Development of Multi-Scale EnKF within GSI and Its Applications to Multiple Convective Storm Cases with Radar Reflectivity Data Assimilation Using the FV3 Limited Area Model

Chong-Chi Tong aCenter for Analysis and Prediction of Storms, University of Oklahoma, Norman, OK 73072

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Ming Xue aCenter for Analysis and Prediction of Storms, University of Oklahoma, Norman, OK 73072
bSchool of Meteorology, University of Oklahoma, Norman, OK 73072

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Chengsi Liu aCenter for Analysis and Prediction of Storms, University of Oklahoma, Norman, OK 73072

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Jingyao Luo cShanghai Typhoon Institute, China Meteorological Administration, Shanghai, China 200030
dKey Laboratory of Mesoscale Severe Weather/Ministry of Education and School of Atmospheric Sciences, Nanjing University, Nanjing, China 210093
eKey Laboratory of Numerical Modeling for Tropical Cyclones, China Meteorological Administration, Shanghai, China 200030

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Youngsun Jung aCenter for Analysis and Prediction of Storms, University of Oklahoma, Norman, OK 73072

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Abstract

To improve the representation of all relevant scales in initial conditions for large-domain convection-allowing models, a new multi-scale ensemble Kalman filter (MEnKF) algorithm is developed and implemented within the GSI data assimilation framework coupled with the FV3 limited area model. The algorithm utilizes ensemble background error covariances filtered to match the observations assimilated. This is realized in a sequential manner: 1) When assimilating coarse-resolution observations such as radiosondes, ensemble background perturbations are filtered to remove scales smaller than those the observations can represent, along with relatively large horizontal localization radii to ensure low-noise and balanced analysis increments. 2) The resulting ensemble analyses from the first step then serve as the background to assimilate denser observations such as radar data with smaller localization radii. Several passes can be taken to assimilate all observations. In this paper, vertically increasing horizontal filter scales are used when assimilating rawinsonde and surface observations together while radar data are assimilated in the second step.

The algorithm is evaluated through six convective storm cases during May 2021, with cycled assimilation of either conventional data only or with additional radar reflectivity followed by 24-h ensemble forecasts. Overall, positive impacts of the MEnKF on forecasts are obtained regardless of reflectivity data; its advantage over the single-scale EnKF is most significant in surface humidity and temperature forecasts up to at least 12 hours. More accurate hourly precipitation forecasts with MEnKF can last up to 24 hours for light rain. Furthermore, MEnKF forecasts higher ensemble probabilities for the observed hazardous events.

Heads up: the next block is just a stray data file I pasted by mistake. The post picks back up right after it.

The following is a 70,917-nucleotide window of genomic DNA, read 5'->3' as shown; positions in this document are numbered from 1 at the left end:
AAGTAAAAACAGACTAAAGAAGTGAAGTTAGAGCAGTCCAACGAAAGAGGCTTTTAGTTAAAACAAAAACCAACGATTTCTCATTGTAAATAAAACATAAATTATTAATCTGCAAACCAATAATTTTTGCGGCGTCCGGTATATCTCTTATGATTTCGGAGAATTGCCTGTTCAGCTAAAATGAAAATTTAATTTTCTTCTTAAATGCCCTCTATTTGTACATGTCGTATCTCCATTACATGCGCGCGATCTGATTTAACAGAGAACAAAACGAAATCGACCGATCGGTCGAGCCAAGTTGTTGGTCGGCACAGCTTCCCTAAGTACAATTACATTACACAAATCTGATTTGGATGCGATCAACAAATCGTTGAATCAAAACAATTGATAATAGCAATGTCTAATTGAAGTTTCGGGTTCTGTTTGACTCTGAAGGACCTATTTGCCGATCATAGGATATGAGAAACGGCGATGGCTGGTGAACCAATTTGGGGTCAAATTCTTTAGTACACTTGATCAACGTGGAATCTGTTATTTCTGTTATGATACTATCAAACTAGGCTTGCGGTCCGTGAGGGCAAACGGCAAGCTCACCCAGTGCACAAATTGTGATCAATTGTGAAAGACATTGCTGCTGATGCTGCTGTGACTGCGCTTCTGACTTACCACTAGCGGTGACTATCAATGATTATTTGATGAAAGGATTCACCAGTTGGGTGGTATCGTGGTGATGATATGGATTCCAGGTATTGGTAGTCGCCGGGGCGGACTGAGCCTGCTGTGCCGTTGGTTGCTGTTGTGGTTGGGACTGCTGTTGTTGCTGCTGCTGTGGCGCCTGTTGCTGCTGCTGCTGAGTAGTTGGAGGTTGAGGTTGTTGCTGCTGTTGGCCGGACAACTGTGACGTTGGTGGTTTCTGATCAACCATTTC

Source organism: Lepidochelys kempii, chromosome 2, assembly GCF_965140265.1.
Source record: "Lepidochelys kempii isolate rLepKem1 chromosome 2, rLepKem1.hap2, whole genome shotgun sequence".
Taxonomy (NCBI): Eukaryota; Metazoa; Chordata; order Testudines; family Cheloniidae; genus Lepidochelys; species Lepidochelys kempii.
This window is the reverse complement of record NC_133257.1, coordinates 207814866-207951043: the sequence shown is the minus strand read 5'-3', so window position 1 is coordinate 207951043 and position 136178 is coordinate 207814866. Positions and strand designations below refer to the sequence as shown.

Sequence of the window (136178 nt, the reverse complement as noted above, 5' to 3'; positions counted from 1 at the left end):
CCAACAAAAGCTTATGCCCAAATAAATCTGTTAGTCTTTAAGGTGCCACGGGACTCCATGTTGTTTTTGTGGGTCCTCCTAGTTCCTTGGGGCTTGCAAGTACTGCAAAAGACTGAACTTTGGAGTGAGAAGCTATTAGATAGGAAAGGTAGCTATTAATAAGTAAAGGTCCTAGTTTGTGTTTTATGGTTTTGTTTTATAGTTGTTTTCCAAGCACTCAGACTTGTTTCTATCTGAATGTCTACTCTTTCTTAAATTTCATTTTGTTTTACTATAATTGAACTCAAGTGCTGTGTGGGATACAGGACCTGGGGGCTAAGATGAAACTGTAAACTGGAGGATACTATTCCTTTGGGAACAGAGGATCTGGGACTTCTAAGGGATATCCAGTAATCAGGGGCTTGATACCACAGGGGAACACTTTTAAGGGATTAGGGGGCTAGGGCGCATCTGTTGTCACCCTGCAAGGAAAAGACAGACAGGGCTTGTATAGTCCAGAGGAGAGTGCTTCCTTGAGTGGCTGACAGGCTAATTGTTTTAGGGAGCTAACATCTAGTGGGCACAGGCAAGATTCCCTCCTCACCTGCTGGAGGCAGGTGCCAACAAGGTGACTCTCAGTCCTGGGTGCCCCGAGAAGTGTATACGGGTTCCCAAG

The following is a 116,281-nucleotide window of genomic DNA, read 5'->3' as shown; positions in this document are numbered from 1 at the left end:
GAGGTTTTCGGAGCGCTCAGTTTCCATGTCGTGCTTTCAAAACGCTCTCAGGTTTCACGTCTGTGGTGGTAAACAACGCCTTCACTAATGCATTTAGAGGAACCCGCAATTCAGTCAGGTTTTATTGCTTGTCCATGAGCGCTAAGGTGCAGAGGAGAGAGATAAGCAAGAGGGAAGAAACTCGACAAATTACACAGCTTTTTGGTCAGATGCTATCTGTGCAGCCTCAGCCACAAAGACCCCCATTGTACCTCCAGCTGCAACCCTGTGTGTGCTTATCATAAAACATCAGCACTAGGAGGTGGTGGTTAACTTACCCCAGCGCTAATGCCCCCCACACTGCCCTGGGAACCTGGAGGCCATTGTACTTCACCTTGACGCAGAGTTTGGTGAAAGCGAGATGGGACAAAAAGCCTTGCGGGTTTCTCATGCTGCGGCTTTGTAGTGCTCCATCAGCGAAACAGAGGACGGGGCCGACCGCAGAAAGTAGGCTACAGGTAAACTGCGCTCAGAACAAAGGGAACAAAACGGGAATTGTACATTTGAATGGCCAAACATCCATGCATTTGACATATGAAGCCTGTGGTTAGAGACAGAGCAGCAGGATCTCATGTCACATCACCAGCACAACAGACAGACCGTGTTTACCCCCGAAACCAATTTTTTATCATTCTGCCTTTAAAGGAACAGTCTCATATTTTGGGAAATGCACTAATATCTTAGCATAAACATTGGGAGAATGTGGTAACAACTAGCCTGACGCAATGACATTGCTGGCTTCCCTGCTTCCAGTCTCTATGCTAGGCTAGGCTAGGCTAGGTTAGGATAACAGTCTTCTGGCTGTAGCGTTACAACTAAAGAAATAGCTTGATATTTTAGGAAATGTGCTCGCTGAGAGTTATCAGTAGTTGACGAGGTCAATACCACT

© 2024 American Meteorological Society. This is an Author Accepted Manuscript distributed under the terms of the default AMS reuse license. For information regarding reuse and general copyright information, consult the AMS Copyright Policy (www.ametsoc.org/PUBSReuseLicenses).

Current affiliation: NOAA/NWS/Office of Science and Technology Integration, Silver Spring, MD 20910

Corresponding author: Ming Xue, mxue@ou.edu

Abstract

To improve the representation of all relevant scales in initial conditions for large-domain convection-allowing models, a new multi-scale ensemble Kalman filter (MEnKF) algorithm is developed and implemented within the GSI data assimilation framework coupled with the FV3 limited area model. The algorithm utilizes ensemble background error covariances filtered to match the observations assimilated. This is realized in a sequential manner: 1) When assimilating coarse-resolution observations such as radiosondes, ensemble background perturbations are filtered to remove scales smaller than those the observations can represent, along with relatively large horizontal localization radii to ensure low-noise and balanced analysis increments. 2) The resulting ensemble analyses from the first step then serve as the background to assimilate denser observations such as radar data with smaller localization radii. Several passes can be taken to assimilate all observations. In this paper, vertically increasing horizontal filter scales are used when assimilating rawinsonde and surface observations together while radar data are assimilated in the second step.

The algorithm is evaluated through six convective storm cases during May 2021, with cycled assimilation of either conventional data only or with additional radar reflectivity followed by 24-h ensemble forecasts. Overall, positive impacts of the MEnKF on forecasts are obtained regardless of reflectivity data; its advantage over the single-scale EnKF is most significant in surface humidity and temperature forecasts up to at least 12 hours. More accurate hourly precipitation forecasts with MEnKF can last up to 24 hours for light rain. Furthermore, MEnKF forecasts higher ensemble probabilities for the observed hazardous events.

© 2024 American Meteorological Society. This is an Author Accepted Manuscript distributed under the terms of the default AMS reuse license. For information regarding reuse and general copyright information, consult the AMS Copyright Policy (www.ametsoc.org/PUBSReuseLicenses).

Current affiliation: NOAA/NWS/Office of Science and Technology Integration, Silver Spring, MD 20910

Corresponding author: Ming Xue, mxue@ou.edu
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